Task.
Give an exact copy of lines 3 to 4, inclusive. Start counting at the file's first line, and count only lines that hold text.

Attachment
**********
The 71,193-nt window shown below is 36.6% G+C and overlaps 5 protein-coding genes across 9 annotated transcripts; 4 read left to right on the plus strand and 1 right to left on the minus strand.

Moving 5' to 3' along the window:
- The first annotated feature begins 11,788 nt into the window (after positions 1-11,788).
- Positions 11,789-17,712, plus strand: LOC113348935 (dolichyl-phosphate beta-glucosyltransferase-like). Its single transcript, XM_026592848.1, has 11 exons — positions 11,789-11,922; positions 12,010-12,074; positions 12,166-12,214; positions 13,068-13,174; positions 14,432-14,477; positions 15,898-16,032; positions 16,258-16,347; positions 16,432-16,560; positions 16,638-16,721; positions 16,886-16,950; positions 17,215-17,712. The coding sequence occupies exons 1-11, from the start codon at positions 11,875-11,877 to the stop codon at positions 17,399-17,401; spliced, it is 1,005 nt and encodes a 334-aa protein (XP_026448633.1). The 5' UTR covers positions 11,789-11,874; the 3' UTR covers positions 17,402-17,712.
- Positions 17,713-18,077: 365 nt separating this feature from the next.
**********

- The first annotated feature begins 11,788 nt into the window (after positions 1-11,788).
- Positions 11,789-17,712, plus strand: LOC113348935 (dolichyl-phosphate beta-glucosyltransferase-like). Its single transcript, XM_026592848.1, has 11 exons — positions 11,789-11,922; positions 12,010-12,074; positions 12,166-12,214; positions 13,068-13,174; positions 14,432-14,477; positions 15,898-16,032; positions 16,258-16,347; positions 16,432-16,560; positions 16,638-16,721; positions 16,886-16,950; positions 17,215-17,712. The coding sequence occupies exons 1-11, from the start codon at positions 11,875-11,877 to the stop codon at positions 17,399-17,401; spliced, it is 1,005 nt and encodes a 334-aa protein (XP_026448633.1). The 5' UTR covers positions 11,789-11,874; the 3' UTR covers positions 17,402-17,712.